21 July 2023
Children’s eye care – pressure mounts
Pressure is mounting on the Department of Health and the HSE to improve eye care services for children.
Over the last few months, TDs and Senators have asked more than 20 questions to the Minister for Health about what he is doing to improve eye care services for children. They have raised concerns about unmanageable waiting lists, long waiting times, insufficient services, and plans not being implemented quickly enough.
The Minister has provided the same stock answer to most of these questions - that the national programme for ophthalmology plans to transfer children aged 8+ from ophthalmology to an optometrist-led service run by local optical practices and that the project has resumed following the pandemic with the HSE to provide further information.
TDs and Senators from across the country have posed further questions, with concerns around inequality of access, variation in fees in different geographies, disparity in services across different geographies, and the merits of a nationally directed service rather than a locally developed service. Again, the stock answer from the Minister refers his colleagues to the HSE for further information.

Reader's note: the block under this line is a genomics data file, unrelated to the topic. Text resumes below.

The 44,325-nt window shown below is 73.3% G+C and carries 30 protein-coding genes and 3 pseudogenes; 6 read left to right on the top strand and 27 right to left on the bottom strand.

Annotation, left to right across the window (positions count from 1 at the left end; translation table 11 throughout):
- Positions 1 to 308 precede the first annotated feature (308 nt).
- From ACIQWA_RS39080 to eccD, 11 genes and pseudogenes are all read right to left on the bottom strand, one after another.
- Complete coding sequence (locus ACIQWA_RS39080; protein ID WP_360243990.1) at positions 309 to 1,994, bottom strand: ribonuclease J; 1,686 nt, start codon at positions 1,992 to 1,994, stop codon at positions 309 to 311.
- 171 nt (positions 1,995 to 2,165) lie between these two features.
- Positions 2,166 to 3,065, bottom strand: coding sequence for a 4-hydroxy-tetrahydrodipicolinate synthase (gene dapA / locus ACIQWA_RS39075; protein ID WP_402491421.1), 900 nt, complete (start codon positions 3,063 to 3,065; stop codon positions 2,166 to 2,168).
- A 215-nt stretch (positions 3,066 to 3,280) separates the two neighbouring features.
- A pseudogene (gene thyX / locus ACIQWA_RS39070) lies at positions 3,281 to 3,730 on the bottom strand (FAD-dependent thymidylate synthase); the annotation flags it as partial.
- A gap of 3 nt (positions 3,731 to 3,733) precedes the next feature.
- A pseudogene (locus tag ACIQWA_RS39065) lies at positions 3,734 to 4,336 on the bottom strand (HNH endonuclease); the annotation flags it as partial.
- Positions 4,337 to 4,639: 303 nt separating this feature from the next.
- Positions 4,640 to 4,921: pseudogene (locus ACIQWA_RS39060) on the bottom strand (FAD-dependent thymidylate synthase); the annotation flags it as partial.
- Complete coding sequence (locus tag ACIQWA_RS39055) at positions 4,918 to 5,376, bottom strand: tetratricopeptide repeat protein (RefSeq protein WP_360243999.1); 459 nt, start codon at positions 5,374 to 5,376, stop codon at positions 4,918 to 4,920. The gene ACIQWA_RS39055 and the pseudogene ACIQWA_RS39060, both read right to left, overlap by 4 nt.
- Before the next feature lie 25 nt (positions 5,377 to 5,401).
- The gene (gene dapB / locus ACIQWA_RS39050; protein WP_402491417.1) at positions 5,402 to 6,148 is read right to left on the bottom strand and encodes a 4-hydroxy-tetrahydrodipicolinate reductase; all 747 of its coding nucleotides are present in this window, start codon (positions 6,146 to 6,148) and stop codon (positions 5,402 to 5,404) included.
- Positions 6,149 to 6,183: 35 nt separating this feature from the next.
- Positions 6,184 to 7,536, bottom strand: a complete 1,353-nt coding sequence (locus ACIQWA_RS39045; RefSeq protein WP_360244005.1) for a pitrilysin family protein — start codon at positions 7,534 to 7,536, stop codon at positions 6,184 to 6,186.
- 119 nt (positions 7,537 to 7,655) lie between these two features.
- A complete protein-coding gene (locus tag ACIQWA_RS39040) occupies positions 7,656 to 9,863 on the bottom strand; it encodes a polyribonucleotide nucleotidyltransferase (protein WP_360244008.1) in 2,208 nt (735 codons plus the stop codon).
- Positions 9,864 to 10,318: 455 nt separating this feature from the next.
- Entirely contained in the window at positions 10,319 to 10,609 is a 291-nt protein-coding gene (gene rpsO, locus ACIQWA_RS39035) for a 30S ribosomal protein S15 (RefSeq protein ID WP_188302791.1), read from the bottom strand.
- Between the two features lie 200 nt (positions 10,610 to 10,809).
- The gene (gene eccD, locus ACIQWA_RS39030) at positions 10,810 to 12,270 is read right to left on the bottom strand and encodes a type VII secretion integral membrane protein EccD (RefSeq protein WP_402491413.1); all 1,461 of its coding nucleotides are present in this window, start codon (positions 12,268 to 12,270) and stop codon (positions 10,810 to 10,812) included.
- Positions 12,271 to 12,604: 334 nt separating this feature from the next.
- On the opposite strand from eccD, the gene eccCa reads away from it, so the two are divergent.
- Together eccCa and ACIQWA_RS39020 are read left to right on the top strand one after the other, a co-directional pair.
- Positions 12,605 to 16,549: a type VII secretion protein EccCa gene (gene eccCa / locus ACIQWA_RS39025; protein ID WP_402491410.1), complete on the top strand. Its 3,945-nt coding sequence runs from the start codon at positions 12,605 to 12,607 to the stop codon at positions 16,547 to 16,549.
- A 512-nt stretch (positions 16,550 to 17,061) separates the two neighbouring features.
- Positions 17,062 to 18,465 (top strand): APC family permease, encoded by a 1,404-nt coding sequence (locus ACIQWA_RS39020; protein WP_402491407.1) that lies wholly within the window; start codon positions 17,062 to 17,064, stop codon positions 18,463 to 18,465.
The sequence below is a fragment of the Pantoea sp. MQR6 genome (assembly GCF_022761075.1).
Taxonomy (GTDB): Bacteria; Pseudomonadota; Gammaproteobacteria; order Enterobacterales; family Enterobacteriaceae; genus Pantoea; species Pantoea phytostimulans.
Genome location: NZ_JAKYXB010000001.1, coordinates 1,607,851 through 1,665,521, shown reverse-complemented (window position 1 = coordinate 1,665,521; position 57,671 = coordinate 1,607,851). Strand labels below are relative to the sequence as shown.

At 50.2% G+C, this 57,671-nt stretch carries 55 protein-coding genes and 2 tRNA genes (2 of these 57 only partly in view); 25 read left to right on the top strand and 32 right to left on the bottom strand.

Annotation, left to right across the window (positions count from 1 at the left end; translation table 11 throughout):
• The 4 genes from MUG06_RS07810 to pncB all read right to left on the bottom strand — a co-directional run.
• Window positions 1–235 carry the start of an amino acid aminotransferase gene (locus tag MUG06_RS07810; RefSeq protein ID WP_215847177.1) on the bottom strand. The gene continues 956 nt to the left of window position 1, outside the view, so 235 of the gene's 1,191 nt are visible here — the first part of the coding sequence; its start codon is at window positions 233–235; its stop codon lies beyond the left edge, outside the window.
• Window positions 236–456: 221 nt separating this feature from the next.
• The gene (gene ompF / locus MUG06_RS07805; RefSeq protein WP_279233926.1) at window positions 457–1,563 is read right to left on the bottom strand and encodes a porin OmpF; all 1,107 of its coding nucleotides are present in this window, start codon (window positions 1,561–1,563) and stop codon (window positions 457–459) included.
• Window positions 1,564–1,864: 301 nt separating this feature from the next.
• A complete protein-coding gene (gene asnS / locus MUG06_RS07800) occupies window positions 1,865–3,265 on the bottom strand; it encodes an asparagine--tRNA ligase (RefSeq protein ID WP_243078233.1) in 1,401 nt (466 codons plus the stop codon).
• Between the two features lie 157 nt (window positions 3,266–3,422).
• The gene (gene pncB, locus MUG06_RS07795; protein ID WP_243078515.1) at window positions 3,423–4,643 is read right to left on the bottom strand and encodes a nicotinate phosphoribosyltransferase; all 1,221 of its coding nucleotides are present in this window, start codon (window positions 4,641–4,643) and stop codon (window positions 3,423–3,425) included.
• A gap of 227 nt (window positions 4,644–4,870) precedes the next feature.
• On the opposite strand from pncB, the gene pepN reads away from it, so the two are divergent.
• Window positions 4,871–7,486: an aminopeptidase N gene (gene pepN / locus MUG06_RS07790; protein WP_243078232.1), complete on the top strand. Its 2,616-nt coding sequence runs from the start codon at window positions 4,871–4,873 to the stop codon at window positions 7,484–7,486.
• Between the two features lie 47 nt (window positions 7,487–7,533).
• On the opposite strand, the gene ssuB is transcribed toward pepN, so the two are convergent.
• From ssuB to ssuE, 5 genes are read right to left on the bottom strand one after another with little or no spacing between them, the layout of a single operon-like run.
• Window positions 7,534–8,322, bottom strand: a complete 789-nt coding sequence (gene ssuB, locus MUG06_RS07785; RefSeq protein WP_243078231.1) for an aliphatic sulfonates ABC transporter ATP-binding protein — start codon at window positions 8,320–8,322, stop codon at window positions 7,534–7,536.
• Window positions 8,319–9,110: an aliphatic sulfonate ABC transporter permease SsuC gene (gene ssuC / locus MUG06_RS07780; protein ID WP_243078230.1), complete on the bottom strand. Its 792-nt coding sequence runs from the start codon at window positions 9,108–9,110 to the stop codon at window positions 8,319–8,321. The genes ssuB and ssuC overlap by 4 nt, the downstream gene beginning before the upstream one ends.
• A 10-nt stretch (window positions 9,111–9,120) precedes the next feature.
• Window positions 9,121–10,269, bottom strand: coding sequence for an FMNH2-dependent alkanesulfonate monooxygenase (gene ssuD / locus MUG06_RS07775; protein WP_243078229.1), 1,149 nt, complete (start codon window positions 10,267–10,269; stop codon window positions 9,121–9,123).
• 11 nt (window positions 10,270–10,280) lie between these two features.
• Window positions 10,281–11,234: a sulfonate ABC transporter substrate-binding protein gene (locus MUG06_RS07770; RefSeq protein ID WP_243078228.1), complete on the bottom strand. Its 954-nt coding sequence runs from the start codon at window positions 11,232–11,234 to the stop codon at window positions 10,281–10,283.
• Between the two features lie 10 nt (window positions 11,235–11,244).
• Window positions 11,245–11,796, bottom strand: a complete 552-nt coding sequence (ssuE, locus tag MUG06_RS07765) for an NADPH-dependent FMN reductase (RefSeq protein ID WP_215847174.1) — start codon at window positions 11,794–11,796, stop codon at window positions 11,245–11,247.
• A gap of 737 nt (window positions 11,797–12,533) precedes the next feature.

FODO has now seen a response from Sean McArt, General Manager Primary Care within the HSE's National Community Operations. He states that "the HSE supports the plan to discharge existing paediatric patients aged eight and over who have completed their medical treatment. This means that their annual review would be delivered by independent optometrists. It is agreed that this plan should be implemented nationally acknowledging this is being progressed in some areas."
Daniel Hodgson, FODO Ireland's head of policy and public affairs, said: "Eye care services for children are a national issue with so many TDs and Senators asking questions on the topic. It is great to hear that the HSE is implementing a national standardised service, which should end the local variation in services and fees and remove the current postcode lottery. The decision is very welcome.
"We hope the HSE plans to align the service with others, minimising bureaucracy in delivering the service and streamlining or, better yet, removing the approval process. These are all issues that FODO Ireland members have raised across all primary eye care services, so hopefully, the issues can be designed out when developing this new service.
"We also hope that the HSE will build on this positive development and seek to design out the inequality within the system whereby only some children over eight can access these services. The national eye care service for over eights should not be limited to those discharged after receiving medical treatment. It should be available to all children over the age of eight, so that any changes in vision or eye health can be detected in otherwise healthy children, and new changes in those who previously required treatment."